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"I am beautiful; a project against bullying" begins in Cecil County, but touches everyone!

by Cyndi Paxton Johnson

Heroes turn up in unlikely places - but by standing up and speaking out they become the voice of thousands. If you haven't seen the Facebook event "I am beautiful; a project against bullying" you need to check it out as soon as you finish reading this article. Bohemia Manor High School student Emilie Hancharick began this Facebook event to gather photos and information to make a video about the effects of bullying - but it's taken on a life of its own. She has become the champion of thousands, and that number will only continue to grow. 

What strikes me is the creativity and strength of the pictures teens are posting - I am in awe of their voice, their power, their love. They inspire me - and they are inspiring each other. And throughout all of the posts is the clear championing of Emilie for having the courage to begin such a heart wrenching project.  

Bohemia Manor Jr/Sr High School is a small school in Chesapeake City, MD - and my alma mater. My children go there now. So it hits close to home for me. Bullying, teasing, and cyber-stabbing are topics that cause every parent pain - but our words and support can only do so much. Emilie is getting the masses to bond and stand up to the predators. And she's doing it by simply saying - "You are beautiful - and you matter."

Silver Linings Donates Over $4,000 to Horn Point Laboratory Oyster Hatchery

Local Jeweler donates portion of oyster and crab pendant sales to support a healthier Chesapeake Bay

Silver Linings, a sterling silver and gemstone jewelry storewith locations in St. Michaels and Easton, donatedover $4,000 to the Horn Point Laboratory Oyster Hatchery in Cambridge Maryland. The contribution was generated by sales of the silver sterling and 14k Oyster & Crab Pendant from April through October.

As one of the largest oyster hatcheries on the East Coast, the University of Maryland Center for Environmental Science Horn Point Laboratory Oyster Hatchery produces oyster larvae to be used for research, restoration, and educational projects. As a result of the hatchery’s spawning efforts, over 3.5 billion oyster spat (essentially “baby oysters”) have been deployed to the Chesapeake Bay over the last decade.

“We were overwhelmed and thrilled by the community’s response to this initiative,” commented Aida Leisure, owner of Silver Linings. Our customers were excited to have a way to support the real-life inspiration for this beautiful piece of jewelry.”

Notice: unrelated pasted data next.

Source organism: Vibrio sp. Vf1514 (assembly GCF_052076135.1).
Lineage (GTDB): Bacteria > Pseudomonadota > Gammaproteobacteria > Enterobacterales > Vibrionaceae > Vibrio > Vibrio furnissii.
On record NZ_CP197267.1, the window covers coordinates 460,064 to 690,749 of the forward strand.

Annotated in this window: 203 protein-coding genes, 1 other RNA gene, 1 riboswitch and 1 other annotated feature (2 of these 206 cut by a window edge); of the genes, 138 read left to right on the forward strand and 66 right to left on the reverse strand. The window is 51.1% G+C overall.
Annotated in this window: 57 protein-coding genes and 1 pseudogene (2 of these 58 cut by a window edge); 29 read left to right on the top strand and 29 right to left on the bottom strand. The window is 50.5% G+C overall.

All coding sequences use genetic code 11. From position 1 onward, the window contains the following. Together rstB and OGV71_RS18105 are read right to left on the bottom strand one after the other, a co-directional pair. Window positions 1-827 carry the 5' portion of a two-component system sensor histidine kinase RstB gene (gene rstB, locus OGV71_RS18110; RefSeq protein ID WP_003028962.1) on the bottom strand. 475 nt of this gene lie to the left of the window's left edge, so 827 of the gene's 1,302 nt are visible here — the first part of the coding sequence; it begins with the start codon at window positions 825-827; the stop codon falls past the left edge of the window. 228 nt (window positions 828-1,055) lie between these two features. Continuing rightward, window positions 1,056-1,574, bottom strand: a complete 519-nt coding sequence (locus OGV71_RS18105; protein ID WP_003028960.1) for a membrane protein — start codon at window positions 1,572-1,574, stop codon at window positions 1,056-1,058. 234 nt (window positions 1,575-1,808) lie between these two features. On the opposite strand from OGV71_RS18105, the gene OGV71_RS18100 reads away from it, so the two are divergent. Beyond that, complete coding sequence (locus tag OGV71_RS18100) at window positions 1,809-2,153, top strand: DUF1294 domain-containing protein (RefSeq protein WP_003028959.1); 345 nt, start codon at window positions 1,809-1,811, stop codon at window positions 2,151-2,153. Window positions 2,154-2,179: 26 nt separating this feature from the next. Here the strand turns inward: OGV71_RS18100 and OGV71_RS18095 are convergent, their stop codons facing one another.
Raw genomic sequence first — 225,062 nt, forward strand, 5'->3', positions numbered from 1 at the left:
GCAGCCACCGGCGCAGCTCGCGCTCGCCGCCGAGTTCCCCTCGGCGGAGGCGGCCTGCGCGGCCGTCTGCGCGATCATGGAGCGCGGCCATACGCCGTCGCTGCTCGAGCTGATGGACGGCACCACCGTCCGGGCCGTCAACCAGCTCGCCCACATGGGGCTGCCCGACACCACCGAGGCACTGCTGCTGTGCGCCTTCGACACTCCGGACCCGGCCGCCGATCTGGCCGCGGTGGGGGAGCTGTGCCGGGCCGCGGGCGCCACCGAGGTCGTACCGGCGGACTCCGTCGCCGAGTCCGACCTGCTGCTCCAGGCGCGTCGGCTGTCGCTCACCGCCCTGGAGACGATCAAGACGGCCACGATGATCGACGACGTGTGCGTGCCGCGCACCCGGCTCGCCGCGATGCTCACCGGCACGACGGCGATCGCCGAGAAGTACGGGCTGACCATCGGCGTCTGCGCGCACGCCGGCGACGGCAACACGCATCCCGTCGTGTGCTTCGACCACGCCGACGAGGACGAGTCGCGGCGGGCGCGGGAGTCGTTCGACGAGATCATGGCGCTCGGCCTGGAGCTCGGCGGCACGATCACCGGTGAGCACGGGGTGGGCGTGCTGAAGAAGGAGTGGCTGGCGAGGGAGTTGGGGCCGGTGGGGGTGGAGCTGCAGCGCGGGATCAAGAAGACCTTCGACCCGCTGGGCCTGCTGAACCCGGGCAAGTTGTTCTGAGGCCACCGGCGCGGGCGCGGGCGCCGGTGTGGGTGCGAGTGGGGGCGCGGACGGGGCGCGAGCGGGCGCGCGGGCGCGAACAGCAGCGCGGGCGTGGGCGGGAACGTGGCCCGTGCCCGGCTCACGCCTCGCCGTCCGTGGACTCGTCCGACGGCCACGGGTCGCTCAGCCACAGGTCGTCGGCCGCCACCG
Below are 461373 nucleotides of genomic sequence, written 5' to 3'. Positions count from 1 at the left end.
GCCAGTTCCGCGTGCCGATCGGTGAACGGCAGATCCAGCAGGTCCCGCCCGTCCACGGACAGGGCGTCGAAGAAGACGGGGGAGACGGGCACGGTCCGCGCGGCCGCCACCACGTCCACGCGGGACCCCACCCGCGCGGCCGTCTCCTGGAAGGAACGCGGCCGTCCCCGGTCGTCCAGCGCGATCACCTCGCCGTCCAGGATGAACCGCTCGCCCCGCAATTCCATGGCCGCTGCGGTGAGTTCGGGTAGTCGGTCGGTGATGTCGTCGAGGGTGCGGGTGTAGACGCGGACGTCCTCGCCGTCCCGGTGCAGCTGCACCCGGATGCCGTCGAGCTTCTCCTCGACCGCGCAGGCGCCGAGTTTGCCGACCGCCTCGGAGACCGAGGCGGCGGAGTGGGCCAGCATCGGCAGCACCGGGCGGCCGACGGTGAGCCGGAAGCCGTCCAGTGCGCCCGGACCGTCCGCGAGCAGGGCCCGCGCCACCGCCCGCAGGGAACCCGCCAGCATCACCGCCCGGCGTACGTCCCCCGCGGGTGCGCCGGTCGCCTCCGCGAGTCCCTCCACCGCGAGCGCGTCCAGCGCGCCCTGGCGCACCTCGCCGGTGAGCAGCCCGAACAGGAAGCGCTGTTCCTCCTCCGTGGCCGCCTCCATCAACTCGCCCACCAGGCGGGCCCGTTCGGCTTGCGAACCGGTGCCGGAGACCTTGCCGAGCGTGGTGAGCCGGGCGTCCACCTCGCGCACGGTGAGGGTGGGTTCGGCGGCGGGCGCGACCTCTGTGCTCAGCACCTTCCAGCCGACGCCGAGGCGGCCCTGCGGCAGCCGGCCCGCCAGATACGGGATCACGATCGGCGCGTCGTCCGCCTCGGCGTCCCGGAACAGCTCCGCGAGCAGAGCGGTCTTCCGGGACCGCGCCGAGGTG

Oysters are crucial to the health and cleanliness of the Chesapeake Bay. These filter feeders serve as “vacuum cleaners” for the Bay’s entire aquatic ecosystem — a single oyster can filter over 50 gallons of water per day. The abundance of oysters in local bodies of water is important to both the ecological and economic systems we rely on. Crassostreavirginica (the Eastern Oyster) is native to the Bay. Each year, Horn Point Oyster Hatchery begins spawning these oysters in April.

Bay Hundred Hurricane Sandy Relief Effort Seeks Donations

The Bay Hundred Hurricane Sandy Relief Effort, founded by local business, nonprofit and community leaders throughout Talbot County, will support NY and NJ victims of Hurricane Sandy with a clothing and supply drive. Due to difficulty with transportation within NJ and NY, monetary contributions are preferred. You can give financial support by sending a check to:

 SMCC/Hurricane Relief

PO Box 354

St. Michaels, MD 21663

*Contributions are tax deductible

 The group seeks local donations of warm clothing, blankets, cleaning and other supplies for distribution in New Jersey and New York communities that were hit hard by Hurricane Sandy. The most needed items are:

  • Heavy coats, hats, gloves
  • Blankets
  • New underwear, socks, t-shirts (packaged new items only)
  • Cleaning products, shovels, garbage bags
  • C&D batteries, latex gloves, facemasks and goggles for clean-up efforts
  • Diapers

Donations can be dropped off at the St. Michaels Community Center and the St. Michaels YMCA. The effort is expected to last as long as necessary – trucks are expected to leave from Bay Hundred each week for the rest of the year, or as long as needed. The first delivery is scheduled for Thursday, Nov. 8th.